Assume the excess reserves are used to buy local municipal bonds paying 3% annually. The return to the bank will be $5.4 million less $0.6 million in interest on the deposits, for a total of $4.8 million annually.
To recoup the cost of the bond issue, $1.2 million can be paid from these profits as a dividend to the local government. The bank will then have a net profit of $3.6 million annually; and this profit will have accrued to the local government as the bank’s owner, without needing to advance any money from its own budget.
What if the state needs its deposits for its budget?
That is the beauty of being a bank rather than a revolving fund: banks do not actually lend their deposits, as the Bank of England recently acknowledged. Rather, they create deposits when they make loans. If the state or local government needs more cash for its operating expenses than the bank has kept in reserve, the bank can do what all banks do: it can borrow. And if it has grown to be a large bank, it can borrow quickly and cheaply—from other banks through the Fed funds market at 0.25%, or from the money market at 0.15%.
A smaller public bank might want to keep a larger cushion of deposits in reserve for liquidity purposes. If it keeps 30% in reserve, in the above example $140 million would be left to invest in bonds, generating $4.2 million annually in interest. Deducting $1.8 million as the cost of servicing deposits and capital, the bank would still generate $2.4 million in profit, while providing a safe place to park public revenues.
What of the bank’s operating costs? These can be kept quite low. The Bank of North Dakota operates without branches, tellers, ATMs, retail services, mega-salaries or mega-bonuses. All those saved costs fall to the bank’s bottom line.
Ballpark operating expenses for a small but growing public bank with a president, chief financial officer, chief lending officer, chief credit risk management officer, compliance officer, and the systems required to support a banking function are estimated at under $1 million per year. A start-up focused on municipal bonds could be operated for even less. This expense could come out of the initial $40 million in capitalization, again without impairing the local government’s own operating budget.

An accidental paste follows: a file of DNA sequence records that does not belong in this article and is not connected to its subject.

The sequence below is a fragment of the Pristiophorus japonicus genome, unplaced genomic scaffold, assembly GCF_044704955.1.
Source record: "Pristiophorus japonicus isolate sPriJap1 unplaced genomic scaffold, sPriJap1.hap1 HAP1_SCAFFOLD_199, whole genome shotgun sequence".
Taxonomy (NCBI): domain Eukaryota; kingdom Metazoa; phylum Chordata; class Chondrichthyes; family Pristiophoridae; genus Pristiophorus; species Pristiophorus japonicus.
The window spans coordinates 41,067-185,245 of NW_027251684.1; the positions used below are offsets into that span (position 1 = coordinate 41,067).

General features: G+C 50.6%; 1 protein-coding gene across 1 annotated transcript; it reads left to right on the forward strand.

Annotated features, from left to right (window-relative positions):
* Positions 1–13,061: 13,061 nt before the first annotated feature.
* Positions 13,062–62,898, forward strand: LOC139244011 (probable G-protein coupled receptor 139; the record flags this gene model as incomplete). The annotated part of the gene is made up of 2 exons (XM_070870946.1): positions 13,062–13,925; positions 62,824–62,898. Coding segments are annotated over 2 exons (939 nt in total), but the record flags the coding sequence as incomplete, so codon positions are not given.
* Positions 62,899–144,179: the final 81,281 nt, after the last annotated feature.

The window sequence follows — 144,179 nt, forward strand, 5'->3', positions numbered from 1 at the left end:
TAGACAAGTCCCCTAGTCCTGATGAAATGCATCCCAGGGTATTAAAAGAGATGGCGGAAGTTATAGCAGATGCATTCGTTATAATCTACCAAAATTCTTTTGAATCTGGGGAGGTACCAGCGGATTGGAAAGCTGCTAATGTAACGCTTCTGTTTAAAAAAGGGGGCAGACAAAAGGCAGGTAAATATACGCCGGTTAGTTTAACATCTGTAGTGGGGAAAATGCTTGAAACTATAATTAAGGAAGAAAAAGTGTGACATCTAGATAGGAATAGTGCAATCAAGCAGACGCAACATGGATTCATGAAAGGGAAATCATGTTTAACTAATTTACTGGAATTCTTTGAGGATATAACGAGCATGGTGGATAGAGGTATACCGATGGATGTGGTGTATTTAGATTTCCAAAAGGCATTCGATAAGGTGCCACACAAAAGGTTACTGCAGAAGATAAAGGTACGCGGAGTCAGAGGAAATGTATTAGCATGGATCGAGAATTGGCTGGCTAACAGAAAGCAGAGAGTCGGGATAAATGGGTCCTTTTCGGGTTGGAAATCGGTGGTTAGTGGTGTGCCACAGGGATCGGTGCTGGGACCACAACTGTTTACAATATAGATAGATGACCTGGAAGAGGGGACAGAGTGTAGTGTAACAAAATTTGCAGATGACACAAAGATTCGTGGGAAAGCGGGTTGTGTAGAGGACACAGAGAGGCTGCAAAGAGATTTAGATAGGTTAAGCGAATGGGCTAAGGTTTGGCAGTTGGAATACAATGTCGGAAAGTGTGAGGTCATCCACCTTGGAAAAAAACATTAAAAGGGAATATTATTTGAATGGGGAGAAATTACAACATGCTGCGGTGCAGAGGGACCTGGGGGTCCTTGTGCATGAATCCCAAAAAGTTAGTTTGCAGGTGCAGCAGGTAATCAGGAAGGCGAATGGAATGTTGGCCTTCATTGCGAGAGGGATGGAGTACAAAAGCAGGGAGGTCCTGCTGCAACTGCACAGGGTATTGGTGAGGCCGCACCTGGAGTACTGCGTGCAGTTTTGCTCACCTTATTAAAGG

Manifesting the bank’s full potential
Once a charter has been obtained and sound banking practices have been demonstrated, the capital ratio can be dropped toward 10%. When the bank has built up a sufficient capital cushion, it can begin to work with community banks and other financial institutions for the broad range of commercial lending that creates jobs and prosperity and generates profits as non-tax revenue for the municipality, following the Bank of North Dakota model.
The public bank can also invest in infrastructure loans to the state or local government itself. Interest now composes about half of capital outlays for public projects. Since the local government will own the bank, it will get this interest back, cutting infrastructure costs in half.
These are just a few of the possibilities for a publicly-owned bank, which can provide security from risk while generating a far greater return on the local government’s money than it is getting now on its Wall Street deposit accounts. As we peer into the jaws of another economic meltdown, moving our public funds into our own banks is an investment we can hardly afford not to make.
Ellen Brown is an attorney, president of the Public Banking Institute, and author of twelve books, including the best-selling Web of Debt. In The Public Bank Solution, her latest book, she explores successful public banking models historically and globally. Her 200-plus blog articles are at EllenBrown.com.